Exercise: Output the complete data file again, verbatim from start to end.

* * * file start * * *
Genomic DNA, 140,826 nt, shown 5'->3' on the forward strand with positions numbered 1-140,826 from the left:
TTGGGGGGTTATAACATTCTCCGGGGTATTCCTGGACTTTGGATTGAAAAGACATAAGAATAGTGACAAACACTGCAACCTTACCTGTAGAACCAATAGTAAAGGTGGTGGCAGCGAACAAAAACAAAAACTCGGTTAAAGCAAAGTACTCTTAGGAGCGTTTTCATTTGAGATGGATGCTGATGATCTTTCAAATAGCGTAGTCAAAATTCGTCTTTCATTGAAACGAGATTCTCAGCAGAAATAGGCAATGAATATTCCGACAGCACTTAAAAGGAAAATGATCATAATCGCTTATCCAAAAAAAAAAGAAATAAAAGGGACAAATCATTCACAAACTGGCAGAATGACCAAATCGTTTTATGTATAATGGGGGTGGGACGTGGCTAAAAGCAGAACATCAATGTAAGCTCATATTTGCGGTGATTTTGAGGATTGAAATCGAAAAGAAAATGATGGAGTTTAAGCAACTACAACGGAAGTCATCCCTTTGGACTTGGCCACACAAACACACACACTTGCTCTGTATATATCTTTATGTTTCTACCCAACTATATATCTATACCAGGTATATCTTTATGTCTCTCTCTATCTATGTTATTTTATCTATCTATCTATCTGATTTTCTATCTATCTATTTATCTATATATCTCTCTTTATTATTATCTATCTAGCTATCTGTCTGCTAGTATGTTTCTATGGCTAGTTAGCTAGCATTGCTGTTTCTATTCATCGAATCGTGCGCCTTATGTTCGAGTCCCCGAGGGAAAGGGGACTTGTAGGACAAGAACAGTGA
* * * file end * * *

Genomic DNA, 140,826 nt, shown 5'->3' on the forward strand with positions numbered 1-140,826 from the left:
TTGGGGGGTTATAACATTCTCCGGGGTATTCCTGGACTTTGGATTGAAAAGACATAAGAATAGTGACAAACACTGCAACCTTACCTGTAGAACCAATAGTAAAGGTGGTGGCAGCGAACAAAAACAAAAACTCGGTTAAAGCAAAGTACTCTTAGGAGCGTTTTCATTTGAGATGGATGCTGATGATCTTTCAAATAGCGTAGTCAAAATTCGTCTTTCATTGAAACGAGATTCTCAGCAGAAATAGGCAATGAATATTCCGACAGCACTTAAAAGGAAAATGATCATAATCGCTTATCCAAAAAAAAAAGAAATAAAAGGGACAAATCATTCACAAACTGGCAGAATGACCAAATCGTTTTATGTATAATGGGGGTGGGACGTGGCTAAAAGCAGAACATCAATGTAAGCTCATATTTGCGGTGATTTTGAGGATTGAAATCGAAAAGAAAATGATGGAGTTTAAGCAACTACAACGGAAGTCATCCCTTTGGACTTGGCCACACAAACACACACACTTGCTCTGTATATATCTTTATGTTTCTACCCAACTATATATCTATACCAGGTATATCTTTATGTCTCTCTCTATCTATGTTATTTTATCTATCTATCTATCTGATTTTCTATCTATCTATTTATCTATATATCTCTCTTTATTATTATCTATCTAGCTATCTGTCTGCTAGTATGTTTCTATGGCTAGTTAGCTAGCATTGCTGTTTCTATTCATCGAATCGTGCGCCTTATGTTCGAGTCCCCGAGGGAAAGGGGACTTGTAGGACAAGAACAGTGA